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Discussion Starter · #1 ·
I share this trait with my Dad (also an ISTJ). I often find it difficult to enjoy a film as I spot all the mistakes, historical and scientific inaccuracies, and stuff that is just obviously wrong.

For instance I watched "Captain Corelli's Mandolin" this weekend with my Girlfriend and noticed lots of mistakes. One howler- at the end of the film Captain Corelli and the survivors of his company are machine gunned by the Germans. Corelli's friend saves him by shielding him from the machine gun rounds at point blank range.

Sorry, that simply would not work. The bullets at short range would easily pass through two people killing both- the muzzle velocity and mass of heavy machine gun rounds is simply too high to kill one person then superficially wound the second. Then Corelli was rescued and operated on by a doctor (not a surgeon!) using mandolin strings to repair his bones (WHAT????) and without the benefit of proper sterile conditions, anaesthetic or any transfusion blood. I mean, come on!!!! He would be dead so many times over that the film would most definitely not have a happy ending!

Consequently, there are very few films I enjoy watching, and these tend to be carefully researched and authentic.

Sci Fi films for example, I would enjoy except a space battle should obviously be silent unless your own ship was hit, as space is a vacuum, and a vacuum cannot transmit sound.

Your thoughts please folks??
 

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I share this trait with my Dad (also an ISTJ). I often find it difficult to enjoy a film as I spot all the mistakes, historical and scientific inaccuracies, and stuff that is just obviously wrong.

For instance I watched "Captain Corelli's Mandolin" this weekend with my Girlfriend and noticed lots of mistakes. One howler- at the end of the film Captain Corelli and the survivors of his company are machine gunned by the Germans. Corelli's friend saves him by shielding him from the machine gun rounds at point blank range.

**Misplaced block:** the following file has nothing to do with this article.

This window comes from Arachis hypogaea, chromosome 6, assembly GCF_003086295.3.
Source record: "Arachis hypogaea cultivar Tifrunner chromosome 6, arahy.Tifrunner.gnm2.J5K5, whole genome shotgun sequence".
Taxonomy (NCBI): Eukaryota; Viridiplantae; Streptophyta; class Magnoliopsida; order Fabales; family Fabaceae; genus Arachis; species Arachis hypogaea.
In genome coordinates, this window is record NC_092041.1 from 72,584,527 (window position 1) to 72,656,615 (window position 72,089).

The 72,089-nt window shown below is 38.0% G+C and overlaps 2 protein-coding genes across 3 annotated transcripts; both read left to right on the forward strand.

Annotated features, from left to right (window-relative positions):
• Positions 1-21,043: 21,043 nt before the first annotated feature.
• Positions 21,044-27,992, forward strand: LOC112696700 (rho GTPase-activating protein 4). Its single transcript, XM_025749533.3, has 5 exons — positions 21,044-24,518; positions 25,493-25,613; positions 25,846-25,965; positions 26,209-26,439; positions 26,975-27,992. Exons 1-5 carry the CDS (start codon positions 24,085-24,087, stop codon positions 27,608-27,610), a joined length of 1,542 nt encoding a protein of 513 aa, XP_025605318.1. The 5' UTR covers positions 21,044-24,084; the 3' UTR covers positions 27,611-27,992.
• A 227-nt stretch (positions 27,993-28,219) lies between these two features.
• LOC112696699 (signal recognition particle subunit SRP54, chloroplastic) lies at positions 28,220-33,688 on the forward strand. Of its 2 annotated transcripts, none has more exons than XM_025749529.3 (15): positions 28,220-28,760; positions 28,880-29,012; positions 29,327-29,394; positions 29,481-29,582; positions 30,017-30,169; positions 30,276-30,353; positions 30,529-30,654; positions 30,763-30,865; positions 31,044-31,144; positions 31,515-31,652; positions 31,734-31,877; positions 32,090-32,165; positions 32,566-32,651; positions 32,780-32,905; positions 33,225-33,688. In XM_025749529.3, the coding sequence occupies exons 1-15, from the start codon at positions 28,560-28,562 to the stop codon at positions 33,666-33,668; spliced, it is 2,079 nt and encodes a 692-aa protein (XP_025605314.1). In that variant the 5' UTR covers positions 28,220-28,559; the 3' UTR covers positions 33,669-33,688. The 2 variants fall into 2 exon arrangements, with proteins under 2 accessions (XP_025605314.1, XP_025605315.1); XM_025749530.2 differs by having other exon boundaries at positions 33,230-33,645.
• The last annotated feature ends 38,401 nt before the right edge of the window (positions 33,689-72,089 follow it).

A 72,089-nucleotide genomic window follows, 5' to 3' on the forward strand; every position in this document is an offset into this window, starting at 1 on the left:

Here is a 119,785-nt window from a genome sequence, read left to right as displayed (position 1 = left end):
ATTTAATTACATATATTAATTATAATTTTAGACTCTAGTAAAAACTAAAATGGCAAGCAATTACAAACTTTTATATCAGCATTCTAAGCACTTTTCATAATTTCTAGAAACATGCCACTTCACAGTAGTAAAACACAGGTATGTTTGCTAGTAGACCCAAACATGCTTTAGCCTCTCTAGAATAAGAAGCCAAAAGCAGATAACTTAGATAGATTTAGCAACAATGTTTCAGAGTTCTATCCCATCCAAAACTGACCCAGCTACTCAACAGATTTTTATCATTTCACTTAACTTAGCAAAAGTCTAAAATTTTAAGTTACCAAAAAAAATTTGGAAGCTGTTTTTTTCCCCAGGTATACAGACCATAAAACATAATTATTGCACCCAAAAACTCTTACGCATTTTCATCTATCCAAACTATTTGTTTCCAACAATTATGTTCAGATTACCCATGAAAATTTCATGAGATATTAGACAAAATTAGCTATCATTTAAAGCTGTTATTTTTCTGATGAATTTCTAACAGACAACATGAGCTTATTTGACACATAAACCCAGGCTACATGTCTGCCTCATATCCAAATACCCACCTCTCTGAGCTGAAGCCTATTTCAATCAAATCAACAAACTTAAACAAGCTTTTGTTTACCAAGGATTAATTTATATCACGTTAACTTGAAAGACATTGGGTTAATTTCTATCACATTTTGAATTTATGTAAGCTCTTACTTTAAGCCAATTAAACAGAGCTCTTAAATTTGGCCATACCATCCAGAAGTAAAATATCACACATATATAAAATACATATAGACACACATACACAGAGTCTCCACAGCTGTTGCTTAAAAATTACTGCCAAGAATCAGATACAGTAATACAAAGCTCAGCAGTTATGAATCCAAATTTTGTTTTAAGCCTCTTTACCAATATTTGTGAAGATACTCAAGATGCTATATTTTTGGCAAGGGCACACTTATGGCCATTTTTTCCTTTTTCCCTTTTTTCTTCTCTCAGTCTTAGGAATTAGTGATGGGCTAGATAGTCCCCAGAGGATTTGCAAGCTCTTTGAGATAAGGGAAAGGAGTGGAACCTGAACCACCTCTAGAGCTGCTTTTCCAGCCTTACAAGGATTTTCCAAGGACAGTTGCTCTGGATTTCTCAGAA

Sorry, that simply would not work. The bullets at short range would easily pass through two people killing both- the muzzle velocity and mass of heavy machine gun rounds is simply too high to kill one person then superficially wound the second. Then Corelli was rescued and operated on by a doctor (not a surgeon!) using mandolin strings to repair his bones (WHAT????) and without the benefit of proper sterile conditions, anaesthetic or any transfusion blood. I mean, come on!!!! He would be dead so many times over that the film would most definitely not have a happy ending!

Consequently, there are very few films I enjoy watching, and these tend to be carefully researched and authentic.

Sci Fi films for example, I would enjoy except a space battle should obviously be silent unless your own ship was hit, as space is a vacuum, and a vacuum cannot transmit sound.

Your thoughts please folks??
now that you mention it. i do that but its never actually stopped me from enjoying anything.
 
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I notice the inaccuracies, but I choose to view it all as fiction so, no big deal. I will bring it up in conversation if we are discussing a film's errors. But I don't let it bother me too much. If a film strikes a chord, I may go look up the real characters to see what really happened. I did this after watching "Tombstone" and found that the history was actually quite a bit more colorful than the movie.

What I can't stand is watching a movie after reading the book. Especially classics like "Gone with the Wind" or "One Flew Over the Cuckoo's Nest." All I can do is hate the movie. I guess that makes me a book snob.:blushed:
 

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I notice the inaccuracies, but I choose to view it all as fiction so, no big deal. I will bring it up in conversation if we are discussing a film's errors. But I don't let it bother me too much.